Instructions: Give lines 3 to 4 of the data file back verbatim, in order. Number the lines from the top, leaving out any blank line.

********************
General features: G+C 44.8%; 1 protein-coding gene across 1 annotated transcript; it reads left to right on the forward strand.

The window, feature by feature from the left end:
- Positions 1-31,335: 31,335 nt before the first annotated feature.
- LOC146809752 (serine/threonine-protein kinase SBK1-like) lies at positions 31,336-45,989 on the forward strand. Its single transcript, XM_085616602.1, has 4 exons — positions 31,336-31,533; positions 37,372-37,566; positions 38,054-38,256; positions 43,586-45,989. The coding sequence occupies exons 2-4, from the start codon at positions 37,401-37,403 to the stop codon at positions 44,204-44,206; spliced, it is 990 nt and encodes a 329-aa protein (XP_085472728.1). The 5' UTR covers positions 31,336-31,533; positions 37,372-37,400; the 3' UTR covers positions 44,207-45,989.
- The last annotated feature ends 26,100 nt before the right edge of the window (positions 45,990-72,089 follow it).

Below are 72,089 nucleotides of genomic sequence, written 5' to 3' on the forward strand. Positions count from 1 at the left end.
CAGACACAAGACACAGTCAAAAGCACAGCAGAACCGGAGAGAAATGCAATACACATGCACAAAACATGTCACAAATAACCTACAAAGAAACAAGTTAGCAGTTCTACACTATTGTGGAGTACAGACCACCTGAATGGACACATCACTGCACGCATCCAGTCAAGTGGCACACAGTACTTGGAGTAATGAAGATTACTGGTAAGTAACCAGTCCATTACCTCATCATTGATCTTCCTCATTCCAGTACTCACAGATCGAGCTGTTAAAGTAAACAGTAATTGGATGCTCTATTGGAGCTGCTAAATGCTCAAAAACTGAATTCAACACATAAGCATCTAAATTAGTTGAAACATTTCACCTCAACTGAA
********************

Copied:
- Positions 1-31,335: 31,335 nt before the first annotated feature.
- LOC146809752 (serine/threonine-protein kinase SBK1-like) lies at positions 31,336-45,989 on the forward strand. Its single transcript, XM_085616602.1, has 4 exons — positions 31,336-31,533; positions 37,372-37,566; positions 38,054-38,256; positions 43,586-45,989. The coding sequence occupies exons 2-4, from the start codon at positions 37,401-37,403 to the stop codon at positions 44,204-44,206; spliced, it is 990 nt and encodes a 329-aa protein (XP_085472728.1). The 5' UTR covers positions 31,336-31,533; positions 37,372-37,400; the 3' UTR covers positions 44,207-45,989.